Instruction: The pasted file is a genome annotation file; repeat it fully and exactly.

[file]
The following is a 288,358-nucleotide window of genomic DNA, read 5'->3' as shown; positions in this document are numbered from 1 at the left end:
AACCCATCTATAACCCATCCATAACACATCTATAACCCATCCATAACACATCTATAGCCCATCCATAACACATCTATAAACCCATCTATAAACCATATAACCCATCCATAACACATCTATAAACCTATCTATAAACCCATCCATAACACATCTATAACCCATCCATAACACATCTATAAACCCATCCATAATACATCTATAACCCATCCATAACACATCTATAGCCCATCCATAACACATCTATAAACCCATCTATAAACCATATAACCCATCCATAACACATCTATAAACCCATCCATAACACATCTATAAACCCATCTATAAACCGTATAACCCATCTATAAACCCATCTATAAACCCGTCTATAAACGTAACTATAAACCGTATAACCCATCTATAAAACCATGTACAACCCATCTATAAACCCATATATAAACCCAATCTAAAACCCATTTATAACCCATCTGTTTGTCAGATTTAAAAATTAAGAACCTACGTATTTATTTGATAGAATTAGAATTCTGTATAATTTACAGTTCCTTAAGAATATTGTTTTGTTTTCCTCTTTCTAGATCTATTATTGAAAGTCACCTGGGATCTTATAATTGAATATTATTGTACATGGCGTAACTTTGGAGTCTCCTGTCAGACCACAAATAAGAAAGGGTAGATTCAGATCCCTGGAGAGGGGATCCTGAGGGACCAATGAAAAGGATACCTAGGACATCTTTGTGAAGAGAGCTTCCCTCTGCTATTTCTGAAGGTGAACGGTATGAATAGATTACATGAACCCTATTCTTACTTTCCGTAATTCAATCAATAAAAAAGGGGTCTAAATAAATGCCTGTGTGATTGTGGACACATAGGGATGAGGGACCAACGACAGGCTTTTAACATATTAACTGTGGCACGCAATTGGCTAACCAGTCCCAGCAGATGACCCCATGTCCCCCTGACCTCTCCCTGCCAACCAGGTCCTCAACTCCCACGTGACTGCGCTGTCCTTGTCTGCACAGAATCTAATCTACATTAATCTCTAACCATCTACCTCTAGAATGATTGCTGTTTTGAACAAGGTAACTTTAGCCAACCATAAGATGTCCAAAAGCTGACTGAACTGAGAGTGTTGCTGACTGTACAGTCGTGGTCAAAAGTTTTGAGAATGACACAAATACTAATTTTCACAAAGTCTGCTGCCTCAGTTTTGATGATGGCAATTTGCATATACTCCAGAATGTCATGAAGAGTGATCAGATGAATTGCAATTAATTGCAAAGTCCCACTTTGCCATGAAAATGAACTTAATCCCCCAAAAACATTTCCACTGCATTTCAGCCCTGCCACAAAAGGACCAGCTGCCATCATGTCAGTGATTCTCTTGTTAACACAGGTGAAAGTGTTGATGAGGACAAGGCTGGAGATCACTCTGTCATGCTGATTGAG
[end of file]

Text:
The following is a 288,358-nucleotide window of genomic DNA, read 5'->3' as shown; positions in this document are numbered from 1 at the left end:
AACCCATCTATAACCCATCCATAACACATCTATAACCCATCCATAACACATCTATAGCCCATCCATAACACATCTATAAACCCATCTATAAACCATATAACCCATCCATAACACATCTATAAACCTATCTATAAACCCATCCATAACACATCTATAACCCATCCATAACACATCTATAAACCCATCCATAATACATCTATAACCCATCCATAACACATCTATAGCCCATCCATAACACATCTATAAACCCATCTATAAACCATATAACCCATCCATAACACATCTATAAACCCATCCATAACACATCTATAAACCCATCTATAAACCGTATAACCCATCTATAAACCCATCTATAAACCCGTCTATAAACGTAACTATAAACCGTATAACCCATCTATAAAACCATGTACAACCCATCTATAAACCCATATATAAACCCAATCTAAAACCCATTTATAACCCATCTGTTTGTCAGATTTAAAAATTAAGAACCTACGTATTTATTTGATAGAATTAGAATTCTGTATAATTTACAGTTCCTTAAGAATATTGTTTTGTTTTCCTCTTTCTAGATCTATTATTGAAAGTCACCTGGGATCTTATAATTGAATATTATTGTACATGGCGTAACTTTGGAGTCTCCTGTCAGACCACAAATAAGAAAGGGTAGATTCAGATCCCTGGAGAGGGGATCCTGAGGGACCAATGAAAAGGATACCTAGGACATCTTTGTGAAGAGAGCTTCCCTCTGCTATTTCTGAAGGTGAACGGTATGAATAGATTACATGAACCCTATTCTTACTTTCCGTAATTCAATCAATAAAAAAGGGGTCTAAATAAATGCCTGTGTGATTGTGGACACATAGGGATGAGGGACCAACGACAGGCTTTTAACATATTAACTGTGGCACGCAATTGGCTAACCAGTCCCAGCAGATGACCCCATGTCCCCCTGACCTCTCCCTGCCAACCAGGTCCTCAACTCCCACGTGACTGCGCTGTCCTTGTCTGCACAGAATCTAATCTACATTAATCTCTAACCATCTACCTCTAGAATGATTGCTGTTTTGAACAAGGTAACTTTAGCCAACCATAAGATGTCCAAAAGCTGACTGAACTGAGAGTGTTGCTGACTGTACAGTCGTGGTCAAAAGTTTTGAGAATGACACAAATACTAATTTTCACAAAGTCTGCTGCCTCAGTTTTGATGATGGCAATTTGCATATACTCCAGAATGTCATGAAGAGTGATCAGATGAATTGCAATTAATTGCAAAGTCCCACTTTGCCATGAAAATGAACTTAATCCCCCAAAAACATTTCCACTGCATTTCAGCCCTGCCACAAAAGGACCAGCTGCCATCATGTCAGTGATTCTCTTGTTAACACAGGTGAAAGTGTTGATGAGGACAAGGCTGGAGATCACTCTGTCATGCTGATTGAG